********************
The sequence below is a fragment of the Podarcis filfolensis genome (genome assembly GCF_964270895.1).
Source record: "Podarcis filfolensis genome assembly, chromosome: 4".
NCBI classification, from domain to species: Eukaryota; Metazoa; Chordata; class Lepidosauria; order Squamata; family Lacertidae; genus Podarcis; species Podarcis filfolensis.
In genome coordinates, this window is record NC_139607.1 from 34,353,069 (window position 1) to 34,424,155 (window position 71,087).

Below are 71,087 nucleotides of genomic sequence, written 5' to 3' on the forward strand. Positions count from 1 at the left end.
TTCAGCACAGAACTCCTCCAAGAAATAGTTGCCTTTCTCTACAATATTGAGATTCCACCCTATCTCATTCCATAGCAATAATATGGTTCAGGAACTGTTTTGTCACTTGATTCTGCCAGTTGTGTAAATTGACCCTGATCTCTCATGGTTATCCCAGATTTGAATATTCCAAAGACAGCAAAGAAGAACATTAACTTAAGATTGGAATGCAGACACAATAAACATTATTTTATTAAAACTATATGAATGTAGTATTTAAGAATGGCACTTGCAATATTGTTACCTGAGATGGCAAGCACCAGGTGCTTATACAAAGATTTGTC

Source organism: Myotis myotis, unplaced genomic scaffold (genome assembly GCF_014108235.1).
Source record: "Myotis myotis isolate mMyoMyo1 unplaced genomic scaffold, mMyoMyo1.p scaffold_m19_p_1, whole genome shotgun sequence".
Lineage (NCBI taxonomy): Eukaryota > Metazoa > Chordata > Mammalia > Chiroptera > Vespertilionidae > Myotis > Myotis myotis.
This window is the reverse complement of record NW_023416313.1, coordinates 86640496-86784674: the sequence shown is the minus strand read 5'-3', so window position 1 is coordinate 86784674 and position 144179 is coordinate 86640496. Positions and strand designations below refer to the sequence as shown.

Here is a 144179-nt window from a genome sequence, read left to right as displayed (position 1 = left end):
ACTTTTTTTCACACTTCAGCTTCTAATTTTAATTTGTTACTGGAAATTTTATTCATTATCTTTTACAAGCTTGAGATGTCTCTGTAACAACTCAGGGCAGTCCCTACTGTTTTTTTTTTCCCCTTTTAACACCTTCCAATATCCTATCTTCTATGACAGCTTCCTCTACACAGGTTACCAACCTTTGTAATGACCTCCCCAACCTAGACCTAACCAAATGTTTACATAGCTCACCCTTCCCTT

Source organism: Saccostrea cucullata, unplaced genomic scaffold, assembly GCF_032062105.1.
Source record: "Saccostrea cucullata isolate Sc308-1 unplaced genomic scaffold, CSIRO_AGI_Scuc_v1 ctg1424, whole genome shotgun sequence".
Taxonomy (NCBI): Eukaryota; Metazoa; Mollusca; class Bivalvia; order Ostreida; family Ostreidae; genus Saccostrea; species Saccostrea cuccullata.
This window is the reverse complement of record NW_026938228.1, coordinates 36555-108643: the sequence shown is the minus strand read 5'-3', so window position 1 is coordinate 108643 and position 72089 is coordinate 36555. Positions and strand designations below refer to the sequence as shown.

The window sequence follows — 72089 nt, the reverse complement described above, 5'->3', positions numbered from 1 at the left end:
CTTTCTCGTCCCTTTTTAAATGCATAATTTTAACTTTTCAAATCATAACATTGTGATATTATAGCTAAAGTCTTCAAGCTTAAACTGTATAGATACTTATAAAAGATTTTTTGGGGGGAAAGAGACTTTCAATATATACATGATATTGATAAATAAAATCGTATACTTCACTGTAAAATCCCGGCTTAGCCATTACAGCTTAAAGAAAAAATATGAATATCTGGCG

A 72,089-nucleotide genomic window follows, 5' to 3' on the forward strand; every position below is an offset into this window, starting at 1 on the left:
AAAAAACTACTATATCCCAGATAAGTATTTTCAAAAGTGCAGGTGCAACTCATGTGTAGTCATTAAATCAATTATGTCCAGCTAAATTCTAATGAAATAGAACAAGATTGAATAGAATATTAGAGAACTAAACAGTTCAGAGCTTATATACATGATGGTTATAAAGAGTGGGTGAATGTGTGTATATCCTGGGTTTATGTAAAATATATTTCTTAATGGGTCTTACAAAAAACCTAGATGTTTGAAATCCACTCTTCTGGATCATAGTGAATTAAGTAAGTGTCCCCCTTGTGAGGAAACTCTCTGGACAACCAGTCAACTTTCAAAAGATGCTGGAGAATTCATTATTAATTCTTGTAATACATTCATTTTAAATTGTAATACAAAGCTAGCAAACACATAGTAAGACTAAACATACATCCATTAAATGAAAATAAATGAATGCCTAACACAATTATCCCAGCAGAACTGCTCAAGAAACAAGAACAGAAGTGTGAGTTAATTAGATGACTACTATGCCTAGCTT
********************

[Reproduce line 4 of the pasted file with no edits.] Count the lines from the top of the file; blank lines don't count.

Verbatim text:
In genome coordinates, this window is record NC_139607.1 from 34,353,069 (window position 1) to 34,424,155 (window position 71,087).